>> > On Sat, 15 Aug 2020, Ivan Serdyuk wrote:
>> > > Just as Shoaib said, libunwind only is useful in
>> > environments
>> > > that use
>> > > the Itanium C++ ABI - there's really no use for it in an
>> > MSVC
>> > > context
>> > > (either using MSVC or clang-cl to compile it).
>> > >
>> > > The particular linker error comes from the fact that
>> > there's
>> > > functions
>> > > implemented in assembly, that expect the function name
>> > to be
>> > > mangled the
>> > > itanium way, while the object files built by the
>> > compiler expect
>> > > the
>> > > symbols to use the MSVC C++ name mangling, so there's an
>> > > undefined
>> > > reference.
>> > >
>> > >
>> > > I see, thanks.
>> > >
>> > > Which options exist for MSVC, in sense an alternative to
>> > libunwind and
>> > > libbacktrace ?
>> > Well for libunwind, there's really no use for it in an MSVC
>> > setting. All
>> > the unwinding functionality is already built into the operating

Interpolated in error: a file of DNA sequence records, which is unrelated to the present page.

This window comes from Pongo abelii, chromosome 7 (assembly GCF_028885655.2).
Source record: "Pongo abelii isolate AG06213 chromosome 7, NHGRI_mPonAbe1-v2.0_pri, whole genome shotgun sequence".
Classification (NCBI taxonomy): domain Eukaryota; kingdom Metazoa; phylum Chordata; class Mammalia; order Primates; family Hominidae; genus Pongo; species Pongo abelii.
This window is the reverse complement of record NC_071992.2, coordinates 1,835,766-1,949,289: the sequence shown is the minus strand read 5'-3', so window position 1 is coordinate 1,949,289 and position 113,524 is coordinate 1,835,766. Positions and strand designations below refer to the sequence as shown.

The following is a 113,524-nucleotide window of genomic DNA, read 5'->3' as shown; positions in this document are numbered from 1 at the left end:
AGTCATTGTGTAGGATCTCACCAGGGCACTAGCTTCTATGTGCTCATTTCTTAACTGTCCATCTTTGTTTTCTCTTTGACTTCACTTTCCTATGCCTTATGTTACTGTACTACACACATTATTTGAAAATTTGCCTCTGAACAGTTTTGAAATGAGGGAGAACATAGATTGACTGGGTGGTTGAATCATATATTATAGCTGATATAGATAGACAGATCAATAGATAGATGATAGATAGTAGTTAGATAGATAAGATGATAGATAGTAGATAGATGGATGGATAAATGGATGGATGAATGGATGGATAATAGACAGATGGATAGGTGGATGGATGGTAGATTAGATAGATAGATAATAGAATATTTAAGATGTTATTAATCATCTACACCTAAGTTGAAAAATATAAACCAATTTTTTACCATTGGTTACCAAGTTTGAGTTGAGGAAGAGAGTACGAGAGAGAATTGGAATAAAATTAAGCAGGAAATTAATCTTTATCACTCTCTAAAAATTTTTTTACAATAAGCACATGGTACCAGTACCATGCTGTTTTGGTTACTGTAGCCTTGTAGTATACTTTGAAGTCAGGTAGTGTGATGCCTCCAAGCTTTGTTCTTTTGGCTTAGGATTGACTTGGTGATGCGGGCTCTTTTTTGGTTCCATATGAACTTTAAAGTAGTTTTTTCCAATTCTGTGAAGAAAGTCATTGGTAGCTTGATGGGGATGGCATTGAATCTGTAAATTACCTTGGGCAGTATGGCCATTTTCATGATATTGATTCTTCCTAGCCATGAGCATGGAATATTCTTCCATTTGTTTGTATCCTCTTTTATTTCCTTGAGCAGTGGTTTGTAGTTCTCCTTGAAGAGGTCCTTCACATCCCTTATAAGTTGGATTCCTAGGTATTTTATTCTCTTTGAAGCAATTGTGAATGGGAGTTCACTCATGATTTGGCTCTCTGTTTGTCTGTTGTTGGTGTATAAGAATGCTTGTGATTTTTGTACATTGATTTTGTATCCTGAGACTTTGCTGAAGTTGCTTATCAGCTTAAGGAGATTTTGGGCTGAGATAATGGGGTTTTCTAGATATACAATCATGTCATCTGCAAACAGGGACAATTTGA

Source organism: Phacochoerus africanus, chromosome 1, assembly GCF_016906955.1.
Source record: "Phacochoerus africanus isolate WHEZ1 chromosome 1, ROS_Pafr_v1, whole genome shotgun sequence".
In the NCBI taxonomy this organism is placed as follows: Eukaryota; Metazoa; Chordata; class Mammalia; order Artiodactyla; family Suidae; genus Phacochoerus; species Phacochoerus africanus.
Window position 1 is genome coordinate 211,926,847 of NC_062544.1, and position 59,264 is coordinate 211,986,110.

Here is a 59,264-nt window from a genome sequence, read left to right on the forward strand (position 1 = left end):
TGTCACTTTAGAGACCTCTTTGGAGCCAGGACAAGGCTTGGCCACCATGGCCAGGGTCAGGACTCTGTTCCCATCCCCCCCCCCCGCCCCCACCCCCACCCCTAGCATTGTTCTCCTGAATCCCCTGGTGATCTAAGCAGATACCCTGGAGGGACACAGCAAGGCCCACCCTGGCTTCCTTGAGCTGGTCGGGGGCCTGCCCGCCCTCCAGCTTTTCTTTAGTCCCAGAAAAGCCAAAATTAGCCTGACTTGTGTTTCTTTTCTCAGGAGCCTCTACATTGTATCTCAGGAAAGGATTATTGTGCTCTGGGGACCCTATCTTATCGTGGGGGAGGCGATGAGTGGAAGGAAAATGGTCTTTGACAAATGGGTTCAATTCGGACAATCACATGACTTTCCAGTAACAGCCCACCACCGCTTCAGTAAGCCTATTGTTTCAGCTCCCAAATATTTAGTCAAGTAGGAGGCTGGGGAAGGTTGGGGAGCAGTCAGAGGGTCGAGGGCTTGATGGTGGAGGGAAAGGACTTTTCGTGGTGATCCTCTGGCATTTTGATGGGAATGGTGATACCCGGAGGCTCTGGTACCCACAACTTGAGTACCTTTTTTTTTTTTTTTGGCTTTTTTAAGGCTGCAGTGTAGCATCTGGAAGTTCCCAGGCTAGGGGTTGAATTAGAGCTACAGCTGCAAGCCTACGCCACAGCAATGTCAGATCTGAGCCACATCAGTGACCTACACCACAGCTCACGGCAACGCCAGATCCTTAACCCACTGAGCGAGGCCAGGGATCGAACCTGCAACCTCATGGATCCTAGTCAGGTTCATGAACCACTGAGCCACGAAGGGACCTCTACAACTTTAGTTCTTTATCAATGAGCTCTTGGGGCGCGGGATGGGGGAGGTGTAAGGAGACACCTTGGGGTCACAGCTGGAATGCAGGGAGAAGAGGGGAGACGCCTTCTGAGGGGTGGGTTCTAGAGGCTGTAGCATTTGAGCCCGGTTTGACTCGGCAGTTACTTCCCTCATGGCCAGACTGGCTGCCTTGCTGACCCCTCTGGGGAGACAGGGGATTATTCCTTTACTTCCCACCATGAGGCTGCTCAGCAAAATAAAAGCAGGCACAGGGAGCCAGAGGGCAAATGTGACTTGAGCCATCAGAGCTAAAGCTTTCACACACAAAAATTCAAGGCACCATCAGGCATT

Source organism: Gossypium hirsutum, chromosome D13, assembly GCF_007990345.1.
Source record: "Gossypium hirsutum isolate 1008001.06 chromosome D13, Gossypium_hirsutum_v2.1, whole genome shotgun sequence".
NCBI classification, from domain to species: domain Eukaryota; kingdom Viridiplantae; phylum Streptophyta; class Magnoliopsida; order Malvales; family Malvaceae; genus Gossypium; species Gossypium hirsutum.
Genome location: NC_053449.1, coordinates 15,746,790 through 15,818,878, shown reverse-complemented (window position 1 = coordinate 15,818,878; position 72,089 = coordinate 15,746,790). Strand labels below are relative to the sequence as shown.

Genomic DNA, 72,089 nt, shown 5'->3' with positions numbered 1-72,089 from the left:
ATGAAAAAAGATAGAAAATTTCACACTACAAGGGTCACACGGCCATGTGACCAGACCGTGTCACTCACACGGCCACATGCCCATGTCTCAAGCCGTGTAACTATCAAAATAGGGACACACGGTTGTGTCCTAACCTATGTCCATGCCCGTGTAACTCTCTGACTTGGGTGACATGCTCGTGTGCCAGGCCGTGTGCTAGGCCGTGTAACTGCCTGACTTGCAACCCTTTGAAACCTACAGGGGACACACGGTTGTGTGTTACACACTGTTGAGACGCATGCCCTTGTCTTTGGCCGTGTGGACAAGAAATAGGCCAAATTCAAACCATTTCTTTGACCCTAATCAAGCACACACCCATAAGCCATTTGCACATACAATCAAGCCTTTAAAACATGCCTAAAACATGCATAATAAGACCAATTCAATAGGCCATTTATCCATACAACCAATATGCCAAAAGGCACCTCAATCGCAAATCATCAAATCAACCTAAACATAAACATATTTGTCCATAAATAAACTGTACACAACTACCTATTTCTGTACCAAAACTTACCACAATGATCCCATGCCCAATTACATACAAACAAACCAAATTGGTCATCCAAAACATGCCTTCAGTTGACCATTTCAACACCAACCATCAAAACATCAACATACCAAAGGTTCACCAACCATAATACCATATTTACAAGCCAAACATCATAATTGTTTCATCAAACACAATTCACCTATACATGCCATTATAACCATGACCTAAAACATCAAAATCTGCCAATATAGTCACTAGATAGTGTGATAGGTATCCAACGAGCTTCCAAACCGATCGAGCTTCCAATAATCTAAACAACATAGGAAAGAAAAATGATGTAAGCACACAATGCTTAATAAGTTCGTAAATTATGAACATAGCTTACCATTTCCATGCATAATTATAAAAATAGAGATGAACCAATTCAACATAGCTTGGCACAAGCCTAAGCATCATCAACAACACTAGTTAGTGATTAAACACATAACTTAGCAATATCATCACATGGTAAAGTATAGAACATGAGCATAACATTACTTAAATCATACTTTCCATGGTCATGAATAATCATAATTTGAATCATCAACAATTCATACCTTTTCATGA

>> > system,
>> > available via the Rtl*Unwind* functions.
>> > Martin,
>> > you mean these functions
>> > 2
>> > ex
>> > lunwind
>> > ?
>> Yes, those are the functions used for unwinding on windows.
>> > For libbacktrace, I guess the _Unwind_Backtrace function in
>> > libunwind
>> > might work and be useful, even if the rest of libunwind doesn't
>> > make sense
>> > in such a context.
>> Just FWIW, I made a RFC patch that fixes building libunwind in MSVC mode
>> (still requiring clang-cl though), at https://reviews.llvm.org/D86041 -
>> mostly just to show what it takes - not convinced that it necessarily is
>> something that should be done.
>> It does seem like _Unwind_Backtrace in libunwind doesn't work properly on
>> x86_64 windows at the moment though, but on aarch64 it seems to do what
>> one would expect.
>> // Martin